WPI receives funding for plastics-to-fuels project

Worcester Polytechnic Institute (WPI) has been awarded $259,000 from the National Science Foundation to explore converting marine plastics into usable fuel for ships collecting plastics from the ocean.

According to WTI, the project, ‘Probabilistic Analysis of Converting Marine-Borne Plastics into Usable Fuels’, is in response to the ‘heavy’ pollution crisis’ the world’s oceans are experiencing. WPI research has found that 4.8 to 12.7 million tonnes of plastics are dumped into oceans yearly, which has a hazardous effect on marine ecosystems and can potentially enter the human food chain.

The increase in marine pollution has also increased the number of ships sent to sea to collect plastic, which requires ships to frequently return to ports to refuel, releasing carbon dioxide emissions into the air.

Michael Timko, associate professor of chemical engineering, and Nikolaos Kazantzis, professor of chemical engineering, aim to model a specialised reactor that might one day be built into these ships to break down collected plastic into useable fuel.

Harvested plastic would be brought onboard, dried, loaded into the reactor, and broken down by a process called hydrothermal liquefaction (HTL), which uses moderate heat and high pressure to convert wet biomass into crude-like oil. Timko has used HTL in past research looking at the feasibility of converting food and yard waste into biofuels. Ideally, once the plastic is in fuel form, the ships will be able to refuel themselves at sea, reducing the number of refuelling trips back to port and the related fossil fuel emissions.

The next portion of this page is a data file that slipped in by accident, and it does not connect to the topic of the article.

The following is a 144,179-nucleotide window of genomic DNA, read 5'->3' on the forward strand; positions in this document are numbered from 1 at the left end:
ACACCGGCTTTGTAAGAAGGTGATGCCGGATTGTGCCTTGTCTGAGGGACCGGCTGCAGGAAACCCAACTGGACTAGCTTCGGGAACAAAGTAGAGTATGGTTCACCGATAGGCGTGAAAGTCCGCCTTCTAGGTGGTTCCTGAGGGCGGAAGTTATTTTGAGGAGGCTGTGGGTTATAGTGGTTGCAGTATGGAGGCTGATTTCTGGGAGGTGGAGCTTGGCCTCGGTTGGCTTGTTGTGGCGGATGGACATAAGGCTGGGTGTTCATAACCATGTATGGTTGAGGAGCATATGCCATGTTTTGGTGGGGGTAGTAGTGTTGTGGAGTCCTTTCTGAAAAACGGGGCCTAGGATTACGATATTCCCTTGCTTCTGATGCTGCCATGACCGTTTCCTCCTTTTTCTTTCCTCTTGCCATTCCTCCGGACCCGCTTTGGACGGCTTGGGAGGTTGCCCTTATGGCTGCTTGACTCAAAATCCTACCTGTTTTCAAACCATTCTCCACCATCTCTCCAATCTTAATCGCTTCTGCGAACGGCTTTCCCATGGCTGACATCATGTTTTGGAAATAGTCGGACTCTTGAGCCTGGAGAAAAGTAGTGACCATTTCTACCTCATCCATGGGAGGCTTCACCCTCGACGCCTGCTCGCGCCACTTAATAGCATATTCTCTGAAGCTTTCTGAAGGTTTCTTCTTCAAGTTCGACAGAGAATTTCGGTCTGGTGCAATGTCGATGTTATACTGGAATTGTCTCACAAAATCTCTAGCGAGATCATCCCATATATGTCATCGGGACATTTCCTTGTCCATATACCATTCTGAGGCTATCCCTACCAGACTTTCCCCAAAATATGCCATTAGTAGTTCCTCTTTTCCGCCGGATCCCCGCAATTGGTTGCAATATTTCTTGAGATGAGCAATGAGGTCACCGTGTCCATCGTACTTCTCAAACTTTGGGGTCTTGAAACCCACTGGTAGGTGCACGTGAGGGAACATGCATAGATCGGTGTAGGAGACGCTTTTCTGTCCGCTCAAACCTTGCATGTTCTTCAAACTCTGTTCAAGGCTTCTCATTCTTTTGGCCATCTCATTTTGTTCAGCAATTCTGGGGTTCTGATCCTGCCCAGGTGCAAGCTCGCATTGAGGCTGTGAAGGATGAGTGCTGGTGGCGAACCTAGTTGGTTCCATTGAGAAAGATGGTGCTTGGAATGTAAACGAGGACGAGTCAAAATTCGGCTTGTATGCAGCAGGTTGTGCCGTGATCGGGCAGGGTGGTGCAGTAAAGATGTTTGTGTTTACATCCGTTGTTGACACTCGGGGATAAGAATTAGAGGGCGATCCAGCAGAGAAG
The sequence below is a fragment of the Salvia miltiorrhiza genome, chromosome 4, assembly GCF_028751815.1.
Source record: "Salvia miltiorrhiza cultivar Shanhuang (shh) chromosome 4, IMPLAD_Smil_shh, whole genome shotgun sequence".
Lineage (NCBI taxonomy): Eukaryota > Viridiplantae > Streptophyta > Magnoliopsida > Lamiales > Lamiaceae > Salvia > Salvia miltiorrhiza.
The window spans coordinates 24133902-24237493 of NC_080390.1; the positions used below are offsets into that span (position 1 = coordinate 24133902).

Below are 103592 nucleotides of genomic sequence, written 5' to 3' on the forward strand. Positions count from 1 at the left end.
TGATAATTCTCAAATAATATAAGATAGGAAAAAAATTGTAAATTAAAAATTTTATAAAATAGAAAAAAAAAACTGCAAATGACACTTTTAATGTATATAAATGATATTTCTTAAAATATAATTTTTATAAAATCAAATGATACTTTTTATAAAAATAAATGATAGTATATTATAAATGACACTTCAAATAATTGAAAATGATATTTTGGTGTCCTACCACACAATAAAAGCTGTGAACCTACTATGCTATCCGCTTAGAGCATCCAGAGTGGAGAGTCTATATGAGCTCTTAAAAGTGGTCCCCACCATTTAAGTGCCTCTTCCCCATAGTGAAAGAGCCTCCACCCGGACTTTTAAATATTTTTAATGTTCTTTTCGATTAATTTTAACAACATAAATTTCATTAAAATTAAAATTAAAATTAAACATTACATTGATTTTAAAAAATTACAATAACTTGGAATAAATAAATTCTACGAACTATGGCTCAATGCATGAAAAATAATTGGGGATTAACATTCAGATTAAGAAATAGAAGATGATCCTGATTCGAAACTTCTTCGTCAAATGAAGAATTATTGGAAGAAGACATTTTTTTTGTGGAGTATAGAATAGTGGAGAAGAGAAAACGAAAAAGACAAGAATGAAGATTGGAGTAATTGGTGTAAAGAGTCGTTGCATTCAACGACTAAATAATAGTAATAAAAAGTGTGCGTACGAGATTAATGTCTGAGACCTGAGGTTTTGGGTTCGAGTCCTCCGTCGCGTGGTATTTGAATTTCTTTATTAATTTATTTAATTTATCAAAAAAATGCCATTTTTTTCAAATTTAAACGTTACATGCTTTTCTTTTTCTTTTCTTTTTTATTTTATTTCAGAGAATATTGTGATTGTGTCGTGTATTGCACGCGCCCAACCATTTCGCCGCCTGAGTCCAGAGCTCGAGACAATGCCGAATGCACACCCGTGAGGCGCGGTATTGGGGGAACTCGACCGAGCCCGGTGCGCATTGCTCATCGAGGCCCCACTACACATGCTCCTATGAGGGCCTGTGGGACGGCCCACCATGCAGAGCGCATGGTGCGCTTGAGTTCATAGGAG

‘Removing plastic from the ocean with ships requires substantial investments in energy and money,’ Kazantzis said. ‘We’re imagining a vessel with a reactor on board that will convert plastic waste into usable fuel. This would enable the ship to be self-powered, and give it access to water [through the ocean] to make the chemical reactions needed for HTL to take place. Why not make waste work for us?’

Timko and Kazantzis hope this project will enable their research team to test the technical feasibility profile of onboard HTL reactors and give them valuable insights needed for assessing the economic viability prospects of the proposed technology option for converting plastic waste into useful fuels.

Rhys Berry

Rhys Berry

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